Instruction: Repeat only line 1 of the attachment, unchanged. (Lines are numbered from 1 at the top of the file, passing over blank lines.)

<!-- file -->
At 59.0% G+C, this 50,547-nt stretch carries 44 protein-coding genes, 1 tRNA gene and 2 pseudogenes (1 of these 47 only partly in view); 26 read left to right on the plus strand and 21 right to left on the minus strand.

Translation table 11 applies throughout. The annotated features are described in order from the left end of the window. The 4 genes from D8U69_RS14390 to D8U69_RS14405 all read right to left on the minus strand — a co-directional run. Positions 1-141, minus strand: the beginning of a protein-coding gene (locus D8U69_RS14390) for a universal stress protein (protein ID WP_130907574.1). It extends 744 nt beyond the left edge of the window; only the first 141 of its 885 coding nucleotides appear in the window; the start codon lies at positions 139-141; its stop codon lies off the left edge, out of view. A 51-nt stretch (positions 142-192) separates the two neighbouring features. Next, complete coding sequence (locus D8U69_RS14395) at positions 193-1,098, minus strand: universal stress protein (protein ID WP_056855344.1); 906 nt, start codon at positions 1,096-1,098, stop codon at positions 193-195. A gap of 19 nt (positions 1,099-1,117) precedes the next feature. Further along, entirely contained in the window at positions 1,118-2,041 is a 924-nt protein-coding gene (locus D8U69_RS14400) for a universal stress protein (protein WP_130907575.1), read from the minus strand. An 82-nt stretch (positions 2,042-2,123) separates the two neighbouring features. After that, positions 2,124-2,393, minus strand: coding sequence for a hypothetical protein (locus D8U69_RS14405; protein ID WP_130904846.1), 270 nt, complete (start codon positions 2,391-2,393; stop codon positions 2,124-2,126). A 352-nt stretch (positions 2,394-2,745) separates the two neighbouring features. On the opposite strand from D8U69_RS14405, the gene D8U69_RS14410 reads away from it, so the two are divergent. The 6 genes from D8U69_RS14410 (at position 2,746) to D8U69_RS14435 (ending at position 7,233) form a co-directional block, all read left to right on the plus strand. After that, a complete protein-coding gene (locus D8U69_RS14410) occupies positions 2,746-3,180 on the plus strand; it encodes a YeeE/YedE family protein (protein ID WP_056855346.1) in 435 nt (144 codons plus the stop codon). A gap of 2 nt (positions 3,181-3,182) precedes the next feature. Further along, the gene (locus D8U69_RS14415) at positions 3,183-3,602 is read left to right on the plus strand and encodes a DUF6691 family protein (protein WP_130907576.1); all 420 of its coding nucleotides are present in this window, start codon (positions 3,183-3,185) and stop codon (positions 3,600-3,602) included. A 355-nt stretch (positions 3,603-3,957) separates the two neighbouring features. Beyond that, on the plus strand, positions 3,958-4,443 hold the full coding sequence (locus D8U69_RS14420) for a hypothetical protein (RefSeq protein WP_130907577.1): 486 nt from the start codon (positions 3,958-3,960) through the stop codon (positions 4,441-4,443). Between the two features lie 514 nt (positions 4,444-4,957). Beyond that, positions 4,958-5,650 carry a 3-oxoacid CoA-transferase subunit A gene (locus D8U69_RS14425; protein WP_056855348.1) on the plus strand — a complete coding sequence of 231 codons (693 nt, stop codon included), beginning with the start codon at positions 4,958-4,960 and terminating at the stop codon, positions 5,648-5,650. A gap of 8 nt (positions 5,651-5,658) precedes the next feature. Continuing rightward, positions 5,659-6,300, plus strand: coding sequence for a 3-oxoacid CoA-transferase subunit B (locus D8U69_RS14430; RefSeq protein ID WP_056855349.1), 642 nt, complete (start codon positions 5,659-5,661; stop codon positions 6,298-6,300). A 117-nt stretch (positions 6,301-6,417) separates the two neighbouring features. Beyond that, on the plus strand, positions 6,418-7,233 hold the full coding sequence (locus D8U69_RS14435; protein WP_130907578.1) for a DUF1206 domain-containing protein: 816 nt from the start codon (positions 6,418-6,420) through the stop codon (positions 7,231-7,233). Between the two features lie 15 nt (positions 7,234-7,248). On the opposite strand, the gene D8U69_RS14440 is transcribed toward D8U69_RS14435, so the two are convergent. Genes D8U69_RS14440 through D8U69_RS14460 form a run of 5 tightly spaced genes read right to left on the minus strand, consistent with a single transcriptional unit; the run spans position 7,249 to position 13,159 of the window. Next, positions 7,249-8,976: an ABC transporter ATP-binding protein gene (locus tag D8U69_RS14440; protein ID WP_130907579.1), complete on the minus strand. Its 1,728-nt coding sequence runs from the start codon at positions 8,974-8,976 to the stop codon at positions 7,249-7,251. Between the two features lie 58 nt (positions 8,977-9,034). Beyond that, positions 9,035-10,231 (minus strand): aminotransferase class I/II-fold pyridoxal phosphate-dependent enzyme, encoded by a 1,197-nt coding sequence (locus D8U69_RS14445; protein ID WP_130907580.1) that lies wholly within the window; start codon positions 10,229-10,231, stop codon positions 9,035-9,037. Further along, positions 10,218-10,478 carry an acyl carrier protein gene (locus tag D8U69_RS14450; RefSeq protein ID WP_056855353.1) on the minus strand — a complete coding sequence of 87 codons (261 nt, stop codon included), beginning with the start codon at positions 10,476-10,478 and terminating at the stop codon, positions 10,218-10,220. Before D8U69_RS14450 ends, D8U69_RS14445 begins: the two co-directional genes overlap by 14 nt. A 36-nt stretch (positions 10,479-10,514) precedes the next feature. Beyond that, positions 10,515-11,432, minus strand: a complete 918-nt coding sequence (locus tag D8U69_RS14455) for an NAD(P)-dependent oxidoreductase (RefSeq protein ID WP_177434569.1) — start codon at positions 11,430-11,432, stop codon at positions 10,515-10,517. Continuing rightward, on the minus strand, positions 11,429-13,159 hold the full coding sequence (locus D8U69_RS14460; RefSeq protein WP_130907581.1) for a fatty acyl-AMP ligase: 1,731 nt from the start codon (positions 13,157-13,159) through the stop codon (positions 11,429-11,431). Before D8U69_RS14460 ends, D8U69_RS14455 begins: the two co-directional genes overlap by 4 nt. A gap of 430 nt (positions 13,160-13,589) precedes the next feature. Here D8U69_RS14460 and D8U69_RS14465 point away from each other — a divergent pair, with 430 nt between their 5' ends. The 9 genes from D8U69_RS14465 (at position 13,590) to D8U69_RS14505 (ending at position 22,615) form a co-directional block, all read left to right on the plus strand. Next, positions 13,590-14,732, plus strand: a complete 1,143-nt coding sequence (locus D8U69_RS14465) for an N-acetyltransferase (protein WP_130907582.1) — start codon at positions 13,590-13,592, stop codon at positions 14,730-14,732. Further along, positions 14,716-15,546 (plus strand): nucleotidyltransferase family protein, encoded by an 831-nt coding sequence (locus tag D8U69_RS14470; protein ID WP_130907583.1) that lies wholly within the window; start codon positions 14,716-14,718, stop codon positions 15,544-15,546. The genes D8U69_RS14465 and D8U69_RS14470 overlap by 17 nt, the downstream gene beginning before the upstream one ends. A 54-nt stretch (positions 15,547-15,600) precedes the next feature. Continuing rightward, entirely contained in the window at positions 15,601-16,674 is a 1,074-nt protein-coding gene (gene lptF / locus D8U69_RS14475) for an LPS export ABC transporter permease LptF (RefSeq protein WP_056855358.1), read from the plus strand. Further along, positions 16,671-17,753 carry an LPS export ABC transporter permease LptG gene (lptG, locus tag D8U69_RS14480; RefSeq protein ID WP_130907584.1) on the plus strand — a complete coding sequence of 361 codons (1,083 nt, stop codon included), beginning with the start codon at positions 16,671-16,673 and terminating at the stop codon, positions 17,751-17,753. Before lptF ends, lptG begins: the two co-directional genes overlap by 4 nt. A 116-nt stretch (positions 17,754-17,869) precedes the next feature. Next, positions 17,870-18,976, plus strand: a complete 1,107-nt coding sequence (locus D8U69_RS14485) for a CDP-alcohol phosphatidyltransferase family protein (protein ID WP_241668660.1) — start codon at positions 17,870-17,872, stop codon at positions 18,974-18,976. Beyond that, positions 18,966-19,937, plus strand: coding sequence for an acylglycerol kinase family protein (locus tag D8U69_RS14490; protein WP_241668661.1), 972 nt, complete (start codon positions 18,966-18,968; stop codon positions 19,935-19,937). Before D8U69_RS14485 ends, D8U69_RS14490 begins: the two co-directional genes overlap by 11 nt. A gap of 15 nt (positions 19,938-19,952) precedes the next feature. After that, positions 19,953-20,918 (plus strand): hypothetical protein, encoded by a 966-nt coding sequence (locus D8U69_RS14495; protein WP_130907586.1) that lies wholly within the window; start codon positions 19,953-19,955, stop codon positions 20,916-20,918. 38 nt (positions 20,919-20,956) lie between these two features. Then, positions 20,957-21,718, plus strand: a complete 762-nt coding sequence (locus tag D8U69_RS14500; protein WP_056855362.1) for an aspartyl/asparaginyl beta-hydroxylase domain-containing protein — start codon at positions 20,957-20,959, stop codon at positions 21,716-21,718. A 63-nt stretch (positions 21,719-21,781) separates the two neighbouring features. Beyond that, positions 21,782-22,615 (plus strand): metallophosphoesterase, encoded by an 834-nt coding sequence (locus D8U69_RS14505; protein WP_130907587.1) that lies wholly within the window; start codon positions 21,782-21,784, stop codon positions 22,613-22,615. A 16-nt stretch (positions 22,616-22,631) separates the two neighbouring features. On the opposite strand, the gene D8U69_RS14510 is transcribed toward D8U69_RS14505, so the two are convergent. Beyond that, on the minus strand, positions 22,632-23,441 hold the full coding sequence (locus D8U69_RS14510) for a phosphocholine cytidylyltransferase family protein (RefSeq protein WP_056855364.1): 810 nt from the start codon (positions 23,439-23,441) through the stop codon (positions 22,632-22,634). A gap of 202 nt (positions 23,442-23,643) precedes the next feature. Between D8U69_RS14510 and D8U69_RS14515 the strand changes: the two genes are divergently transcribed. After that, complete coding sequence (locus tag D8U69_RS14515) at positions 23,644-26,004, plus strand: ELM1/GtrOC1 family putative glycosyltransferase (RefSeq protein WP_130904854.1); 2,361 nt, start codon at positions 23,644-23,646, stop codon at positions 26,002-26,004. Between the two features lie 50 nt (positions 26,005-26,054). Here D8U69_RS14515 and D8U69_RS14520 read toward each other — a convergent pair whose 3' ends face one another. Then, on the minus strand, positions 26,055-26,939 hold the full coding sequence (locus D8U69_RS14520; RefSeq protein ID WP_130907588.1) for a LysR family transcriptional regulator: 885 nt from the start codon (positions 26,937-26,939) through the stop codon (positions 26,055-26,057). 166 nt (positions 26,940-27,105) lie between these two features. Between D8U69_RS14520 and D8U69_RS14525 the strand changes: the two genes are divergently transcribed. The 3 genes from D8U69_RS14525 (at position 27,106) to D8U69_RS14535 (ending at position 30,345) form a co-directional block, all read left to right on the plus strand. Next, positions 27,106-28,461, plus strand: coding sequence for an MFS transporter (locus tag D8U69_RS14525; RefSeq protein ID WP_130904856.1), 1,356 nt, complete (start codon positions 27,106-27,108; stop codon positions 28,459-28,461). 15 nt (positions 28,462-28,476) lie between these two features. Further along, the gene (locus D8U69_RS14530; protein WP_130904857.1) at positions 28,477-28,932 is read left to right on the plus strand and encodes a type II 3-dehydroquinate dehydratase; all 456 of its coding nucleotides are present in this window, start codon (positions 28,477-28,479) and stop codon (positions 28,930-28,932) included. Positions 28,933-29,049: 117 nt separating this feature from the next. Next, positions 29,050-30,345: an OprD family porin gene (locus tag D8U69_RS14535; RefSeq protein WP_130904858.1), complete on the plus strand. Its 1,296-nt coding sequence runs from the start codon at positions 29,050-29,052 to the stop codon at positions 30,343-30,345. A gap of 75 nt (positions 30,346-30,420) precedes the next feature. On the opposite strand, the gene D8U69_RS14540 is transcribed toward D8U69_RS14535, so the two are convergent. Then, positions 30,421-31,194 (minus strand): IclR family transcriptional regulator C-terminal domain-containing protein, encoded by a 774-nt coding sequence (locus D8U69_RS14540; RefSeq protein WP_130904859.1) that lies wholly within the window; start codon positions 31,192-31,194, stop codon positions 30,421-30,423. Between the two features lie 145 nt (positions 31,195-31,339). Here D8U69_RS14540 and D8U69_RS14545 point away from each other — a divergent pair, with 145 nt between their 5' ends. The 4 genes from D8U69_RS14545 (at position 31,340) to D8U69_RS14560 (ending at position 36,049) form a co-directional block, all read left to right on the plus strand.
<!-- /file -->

At 59.0% G+C, this 50,547-nt stretch carries 44 protein-coding genes, 1 tRNA gene and 2 pseudogenes (1 of these 47 only partly in view); 26 read left to right on the plus strand and 21 right to left on the minus strand.